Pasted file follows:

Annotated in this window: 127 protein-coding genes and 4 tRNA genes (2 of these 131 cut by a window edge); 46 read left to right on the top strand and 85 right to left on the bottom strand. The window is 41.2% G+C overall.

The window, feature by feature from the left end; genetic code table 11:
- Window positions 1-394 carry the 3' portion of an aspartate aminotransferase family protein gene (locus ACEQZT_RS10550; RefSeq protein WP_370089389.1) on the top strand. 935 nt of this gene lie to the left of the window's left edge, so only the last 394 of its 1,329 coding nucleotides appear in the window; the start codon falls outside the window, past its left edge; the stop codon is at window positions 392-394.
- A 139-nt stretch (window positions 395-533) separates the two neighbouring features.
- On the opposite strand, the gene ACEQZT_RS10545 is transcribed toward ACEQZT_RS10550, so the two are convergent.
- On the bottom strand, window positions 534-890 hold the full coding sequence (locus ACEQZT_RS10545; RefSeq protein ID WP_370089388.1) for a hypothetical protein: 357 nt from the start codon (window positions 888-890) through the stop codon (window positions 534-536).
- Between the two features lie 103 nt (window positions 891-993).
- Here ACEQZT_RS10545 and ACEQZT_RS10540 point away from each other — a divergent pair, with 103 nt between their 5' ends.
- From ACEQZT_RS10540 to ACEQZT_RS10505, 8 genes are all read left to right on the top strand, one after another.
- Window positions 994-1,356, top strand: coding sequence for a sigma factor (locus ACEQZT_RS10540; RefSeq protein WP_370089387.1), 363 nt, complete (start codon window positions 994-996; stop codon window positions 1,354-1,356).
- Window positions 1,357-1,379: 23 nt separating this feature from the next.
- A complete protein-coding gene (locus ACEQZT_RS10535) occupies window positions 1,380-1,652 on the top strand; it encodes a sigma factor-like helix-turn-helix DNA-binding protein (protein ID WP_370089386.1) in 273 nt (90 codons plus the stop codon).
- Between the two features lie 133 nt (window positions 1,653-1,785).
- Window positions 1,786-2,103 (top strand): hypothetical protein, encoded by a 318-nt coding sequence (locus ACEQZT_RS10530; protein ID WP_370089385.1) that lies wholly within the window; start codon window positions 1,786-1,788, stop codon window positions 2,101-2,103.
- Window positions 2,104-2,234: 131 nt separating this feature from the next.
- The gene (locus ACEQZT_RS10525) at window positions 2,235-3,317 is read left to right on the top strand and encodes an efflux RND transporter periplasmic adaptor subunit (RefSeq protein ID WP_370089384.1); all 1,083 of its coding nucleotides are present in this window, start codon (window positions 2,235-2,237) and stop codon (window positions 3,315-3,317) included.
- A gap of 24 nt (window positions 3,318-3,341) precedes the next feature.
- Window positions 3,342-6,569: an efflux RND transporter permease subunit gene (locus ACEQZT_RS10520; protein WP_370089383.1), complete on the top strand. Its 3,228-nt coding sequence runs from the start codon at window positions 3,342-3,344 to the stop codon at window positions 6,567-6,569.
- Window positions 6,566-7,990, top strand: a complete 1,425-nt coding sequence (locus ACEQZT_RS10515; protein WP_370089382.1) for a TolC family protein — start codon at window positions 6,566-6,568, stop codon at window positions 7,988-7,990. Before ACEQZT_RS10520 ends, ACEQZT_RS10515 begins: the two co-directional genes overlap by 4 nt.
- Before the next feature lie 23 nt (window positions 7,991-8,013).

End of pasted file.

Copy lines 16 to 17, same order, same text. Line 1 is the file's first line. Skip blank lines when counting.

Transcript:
- The gene (locus ACEQZT_RS10525) at window positions 2,235-3,317 is read left to right on the top strand and encodes an efflux RND transporter periplasmic adaptor subunit (RefSeq protein ID WP_370089384.1); all 1,083 of its coding nucleotides are present in this window, start codon (window positions 2,235-2,237) and stop codon (window positions 3,315-3,317) included.
- A gap of 24 nt (window positions 3,318-3,341) precedes the next feature.